The Dividing Tide – Episode 21

Jago’s brows drew together.

“But of course you are to attend the ball. How could you possibly think otherwise? You are a member of this family, Jenna.” He turned to look at his wife, who quickly stared down at her plate. “Morwenna?” he frowned.

It was the first time Jenna had seen Jago out of temper and her heart began to beat hard. He’d shown her nothing but kindness and now, oh, dear, this was all her fault.

Her aunt looked up, a wary look on her face.

“I’m sorry, my dear, truly I am, but I never for a moment thought you’d want people to know we have such a lowly family connection. Think of our reputation!”

For a moment, he stared at her. Then he stood up from the table, folded his paper and laid it beside his plate with exact precision.

“If you think that, then you do not know me at all, my dear,” he said. “I did not interfere when you gave Jenna a room more fitted to a servant than a guest, for such matters are for you to decide. But this is going too far.

“I shall be at my office until late this evening, and will dine out. Good morning to you all.”

And with that, he strode out of the breakfast room.

The silence was intense when he had gone. Jenna watched as her aunt’s cheeks, so pale of late, flushed a bright red.

“See what you’ve done?” Morwenna exclaimed, rounding on her. “Ever since you came, you’ve been nothing but trouble. Now, you’ve set my own husband against me! Go to your room.”

Her harsh tone set Jenna’s stomach churning. Did she cause trouble? Was that how Morwenna saw it?

“I’ve only tried to be helpful, Aunt,” she said quietly. “I apologise if I have caused upset.”

“I said go to your room!” Her aunt’s voice rose to a shout.

Jenna pushed back her chair and ran. She raced up the wide stairs, around the landing and up another set of narrow stairs to the attic.

She hadn’t meant to make trouble, truly she hadn’t. All she’d ever wanted was to get through the year for everyone’s sake, then go home.

Home. The very word made the tears spring from her eyes and roll down her cheeks.

She flung herself on her narrow bed.

“Oh, Papa,” she cried aloud. “I’m doing my best, I really am, but it’s so very hard at times.” She felt her tears turn to heart-felt, racking sobs which shook her whole body. “If only you’d come home, everything would be all right again, I know it would.

“Please, Papa. Please, please, please come home!”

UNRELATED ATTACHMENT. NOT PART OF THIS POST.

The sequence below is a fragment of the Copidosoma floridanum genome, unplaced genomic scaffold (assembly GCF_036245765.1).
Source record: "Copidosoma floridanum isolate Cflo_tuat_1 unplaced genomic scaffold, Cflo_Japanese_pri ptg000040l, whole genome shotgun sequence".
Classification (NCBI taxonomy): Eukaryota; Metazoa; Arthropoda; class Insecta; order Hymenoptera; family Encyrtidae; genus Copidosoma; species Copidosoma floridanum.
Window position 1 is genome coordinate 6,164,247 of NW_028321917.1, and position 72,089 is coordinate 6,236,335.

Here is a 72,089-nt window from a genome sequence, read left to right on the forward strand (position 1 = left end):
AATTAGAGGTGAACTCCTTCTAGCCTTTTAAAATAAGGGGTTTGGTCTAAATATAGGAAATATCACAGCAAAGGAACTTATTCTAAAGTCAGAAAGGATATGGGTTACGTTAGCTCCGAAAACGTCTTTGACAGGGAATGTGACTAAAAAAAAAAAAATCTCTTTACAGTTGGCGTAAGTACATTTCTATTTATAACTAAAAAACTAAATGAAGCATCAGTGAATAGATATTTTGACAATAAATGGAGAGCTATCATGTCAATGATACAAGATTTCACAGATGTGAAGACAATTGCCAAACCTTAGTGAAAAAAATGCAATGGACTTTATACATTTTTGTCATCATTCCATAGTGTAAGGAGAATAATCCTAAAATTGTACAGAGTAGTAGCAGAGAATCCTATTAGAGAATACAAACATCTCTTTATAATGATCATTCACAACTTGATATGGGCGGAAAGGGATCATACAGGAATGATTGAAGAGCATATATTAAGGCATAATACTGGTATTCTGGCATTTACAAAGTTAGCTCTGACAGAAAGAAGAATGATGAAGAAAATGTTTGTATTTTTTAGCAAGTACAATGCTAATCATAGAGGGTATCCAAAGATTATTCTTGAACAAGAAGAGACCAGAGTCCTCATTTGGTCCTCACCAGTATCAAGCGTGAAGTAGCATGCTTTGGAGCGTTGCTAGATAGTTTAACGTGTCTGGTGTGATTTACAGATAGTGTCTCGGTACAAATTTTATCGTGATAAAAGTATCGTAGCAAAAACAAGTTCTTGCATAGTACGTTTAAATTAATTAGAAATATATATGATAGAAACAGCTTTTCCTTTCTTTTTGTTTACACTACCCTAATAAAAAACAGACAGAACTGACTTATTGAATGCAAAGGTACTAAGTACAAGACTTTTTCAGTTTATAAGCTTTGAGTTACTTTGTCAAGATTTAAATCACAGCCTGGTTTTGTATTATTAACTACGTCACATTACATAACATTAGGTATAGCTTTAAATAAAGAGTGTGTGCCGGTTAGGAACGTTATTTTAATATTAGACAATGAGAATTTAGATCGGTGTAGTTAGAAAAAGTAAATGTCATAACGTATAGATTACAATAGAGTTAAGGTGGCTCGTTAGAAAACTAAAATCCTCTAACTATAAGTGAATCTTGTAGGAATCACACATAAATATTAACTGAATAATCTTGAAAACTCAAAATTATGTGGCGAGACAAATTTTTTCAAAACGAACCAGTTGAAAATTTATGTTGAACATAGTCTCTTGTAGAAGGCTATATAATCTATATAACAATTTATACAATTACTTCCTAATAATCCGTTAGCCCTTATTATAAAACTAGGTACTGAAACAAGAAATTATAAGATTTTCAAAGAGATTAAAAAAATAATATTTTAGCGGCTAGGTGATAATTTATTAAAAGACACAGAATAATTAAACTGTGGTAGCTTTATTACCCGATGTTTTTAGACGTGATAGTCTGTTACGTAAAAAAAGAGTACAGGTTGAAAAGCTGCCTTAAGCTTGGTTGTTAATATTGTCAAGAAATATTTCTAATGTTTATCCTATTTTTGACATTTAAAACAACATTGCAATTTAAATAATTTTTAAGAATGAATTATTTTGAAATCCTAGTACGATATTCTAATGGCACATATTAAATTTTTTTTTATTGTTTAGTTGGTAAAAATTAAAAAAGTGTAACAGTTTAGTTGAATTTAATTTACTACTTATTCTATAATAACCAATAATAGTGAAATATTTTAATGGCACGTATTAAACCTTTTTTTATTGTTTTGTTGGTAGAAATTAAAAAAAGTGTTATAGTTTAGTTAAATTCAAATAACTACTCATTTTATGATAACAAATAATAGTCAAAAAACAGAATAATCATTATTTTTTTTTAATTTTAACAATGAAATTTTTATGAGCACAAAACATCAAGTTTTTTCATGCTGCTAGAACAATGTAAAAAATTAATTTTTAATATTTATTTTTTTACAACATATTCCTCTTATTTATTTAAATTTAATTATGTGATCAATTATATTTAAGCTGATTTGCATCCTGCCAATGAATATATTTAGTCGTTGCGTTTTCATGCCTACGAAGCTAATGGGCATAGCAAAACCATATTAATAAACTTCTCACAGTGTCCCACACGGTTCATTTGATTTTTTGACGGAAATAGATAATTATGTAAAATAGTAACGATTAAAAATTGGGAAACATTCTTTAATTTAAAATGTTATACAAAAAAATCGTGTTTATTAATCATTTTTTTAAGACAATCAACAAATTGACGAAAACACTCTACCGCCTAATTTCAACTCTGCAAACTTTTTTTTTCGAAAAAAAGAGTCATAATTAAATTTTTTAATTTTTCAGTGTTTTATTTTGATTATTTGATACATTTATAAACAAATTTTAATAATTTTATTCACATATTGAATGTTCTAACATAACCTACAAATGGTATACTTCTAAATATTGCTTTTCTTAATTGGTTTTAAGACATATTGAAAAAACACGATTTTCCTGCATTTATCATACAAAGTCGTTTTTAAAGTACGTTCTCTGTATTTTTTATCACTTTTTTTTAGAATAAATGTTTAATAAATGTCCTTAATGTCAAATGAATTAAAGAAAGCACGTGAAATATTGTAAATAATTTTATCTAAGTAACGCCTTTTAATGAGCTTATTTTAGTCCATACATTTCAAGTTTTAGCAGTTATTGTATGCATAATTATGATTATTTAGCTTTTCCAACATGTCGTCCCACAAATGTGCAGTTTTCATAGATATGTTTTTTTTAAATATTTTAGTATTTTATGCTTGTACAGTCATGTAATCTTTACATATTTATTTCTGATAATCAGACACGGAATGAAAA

* * * *

“Papa! Papa!”

Thomas stood motionless in the middle of the wet woods. “Papa!” There it was again, but fainter now.

“I could have sworn that was my Jenna calling me,” he murmured, his heart beating wildly. “Thinking of home’s addled my brain. It must have been the wind.”

As if in answer, the fir trees above him swayed, sending a flurry of raindrops pattering around him.

He started walking again, but the memory of Jenna’s voice stayed. He realised how much he longed to see her and his mother, too.

He made for the clearing where Kanuna and Ahyoka lived. He’d warn them about the soldiers and advise them to keep out of town, then hand in his notice at the mine. It was time to go home.

His thoughts occupied with the family he’d left behind, when he stepped out of the woods it took a moment for the scene below to register.

The cabin where Ahyoka and Kanuna lived looked peaceful, with its drift of chimney smoke, but in front of the homestead a group of bluecoats were dismounting. He watched as they tied the leading ropes to the veranda rail.

Steam rose from their horses’ flanks. It was clear they’d been ridden hard.

Thomas gasped. The soldiers must be here to evict his friends. He had been warned they’d make few exceptions, but surely they wouldn’t make the old and the vulnerable embark on such a journey?

One of the soldiers separated from the group and stepped on to the veranda. Thomas could hear the jingle of his spurs.

What should he do? If he carried on down, he could speak up for his friends.

However, his presence could easily make the situation worse. The last thing he wanted was to create more trouble.

The soldier stepped forwards and kicked against the door. It opened, and as he saw Ahyoka’s pale and frightened face in the doorway, Thomas’s indecision left him. He raced down the slope towards the cabin.

The soldiers turned at his approach, lifting their firearms so that the barrels pointed directly at him. He slowed, his hands in the air.

Abigail Phillips

Abbie is the newest member of the fiction team at the "Friend." She loves how varied the role is - every day is different and there is always a new story to read. She is keen to work closely with established writers and discover new writers, too.